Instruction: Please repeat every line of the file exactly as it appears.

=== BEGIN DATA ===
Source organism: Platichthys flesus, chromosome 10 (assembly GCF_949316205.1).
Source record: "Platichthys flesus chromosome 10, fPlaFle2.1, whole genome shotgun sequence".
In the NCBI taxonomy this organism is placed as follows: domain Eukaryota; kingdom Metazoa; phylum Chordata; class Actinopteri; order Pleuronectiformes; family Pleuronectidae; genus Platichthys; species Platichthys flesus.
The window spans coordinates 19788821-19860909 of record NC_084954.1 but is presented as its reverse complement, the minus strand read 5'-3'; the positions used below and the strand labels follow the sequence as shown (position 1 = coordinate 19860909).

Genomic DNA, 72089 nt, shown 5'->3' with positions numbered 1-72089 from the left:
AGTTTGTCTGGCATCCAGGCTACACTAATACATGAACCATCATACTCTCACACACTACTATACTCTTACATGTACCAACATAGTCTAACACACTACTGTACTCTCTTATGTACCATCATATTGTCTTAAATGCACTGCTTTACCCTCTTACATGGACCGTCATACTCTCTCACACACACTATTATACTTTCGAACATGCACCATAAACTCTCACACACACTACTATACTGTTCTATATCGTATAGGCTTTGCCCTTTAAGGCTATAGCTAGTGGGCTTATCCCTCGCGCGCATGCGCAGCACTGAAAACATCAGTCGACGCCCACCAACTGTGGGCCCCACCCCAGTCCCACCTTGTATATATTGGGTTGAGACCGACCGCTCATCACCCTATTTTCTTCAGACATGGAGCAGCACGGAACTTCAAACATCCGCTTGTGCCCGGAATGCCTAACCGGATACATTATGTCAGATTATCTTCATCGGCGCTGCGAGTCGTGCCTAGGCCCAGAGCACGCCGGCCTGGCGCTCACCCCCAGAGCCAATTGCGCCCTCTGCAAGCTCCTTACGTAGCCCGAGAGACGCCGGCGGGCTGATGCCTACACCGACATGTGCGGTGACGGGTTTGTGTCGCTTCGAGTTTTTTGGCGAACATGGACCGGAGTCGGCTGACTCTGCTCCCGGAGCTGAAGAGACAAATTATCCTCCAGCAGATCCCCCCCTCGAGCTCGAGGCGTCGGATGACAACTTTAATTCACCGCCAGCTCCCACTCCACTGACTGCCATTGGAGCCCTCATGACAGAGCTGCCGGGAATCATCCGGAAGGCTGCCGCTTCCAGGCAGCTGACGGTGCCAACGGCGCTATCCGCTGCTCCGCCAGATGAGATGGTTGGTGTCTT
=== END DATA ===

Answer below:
Source organism: Platichthys flesus, chromosome 10 (assembly GCF_949316205.1).
Source record: "Platichthys flesus chromosome 10, fPlaFle2.1, whole genome shotgun sequence".
In the NCBI taxonomy this organism is placed as follows: domain Eukaryota; kingdom Metazoa; phylum Chordata; class Actinopteri; order Pleuronectiformes; family Pleuronectidae; genus Platichthys; species Platichthys flesus.
The window spans coordinates 19788821-19860909 of record NC_084954.1 but is presented as its reverse complement, the minus strand read 5'-3'; the positions used below and the strand labels follow the sequence as shown (position 1 = coordinate 19860909).

Genomic DNA, 72089 nt, shown 5'->3' with positions numbered 1-72089 from the left:
AGTTTGTCTGGCATCCAGGCTACACTAATACATGAACCATCATACTCTCACACACTACTATACTCTTACATGTACCAACATAGTCTAACACACTACTGTACTCTCTTATGTACCATCATATTGTCTTAAATGCACTGCTTTACCCTCTTACATGGACCGTCATACTCTCTCACACACACTATTATACTTTCGAACATGCACCATAAACTCTCACACACACTACTATACTGTTCTATATCGTATAGGCTTTGCCCTTTAAGGCTATAGCTAGTGGGCTTATCCCTCGCGCGCATGCGCAGCACTGAAAACATCAGTCGACGCCCACCAACTGTGGGCCCCACCCCAGTCCCACCTTGTATATATTGGGTTGAGACCGACCGCTCATCACCCTATTTTCTTCAGACATGGAGCAGCACGGAACTTCAAACATCCGCTTGTGCCCGGAATGCCTAACCGGATACATTATGTCAGATTATCTTCATCGGCGCTGCGAGTCGTGCCTAGGCCCAGAGCACGCCGGCCTGGCGCTCACCCCCAGAGCCAATTGCGCCCTCTGCAAGCTCCTTACGTAGCCCGAGAGACGCCGGCGGGCTGATGCCTACACCGACATGTGCGGTGACGGGTTTGTGTCGCTTCGAGTTTTTTGGCGAACATGGACCGGAGTCGGCTGACTCTGCTCCCGGAGCTGAAGAGACAAATTATCCTCCAGCAGATCCCCCCCTCGAGCTCGAGGCGTCGGATGACAACTTTAATTCACCGCCAGCTCCCACTCCACTGACTGCCATTGGAGCCCTCATGACAGAGCTGCCGGGAATCATCCGGAAGGCTGCCGCTTCCAGGCAGCTGACGGTGCCAACGGCGCTATCCGCTGCTCCGCCAGATGAGATGGTTGGTGTCTT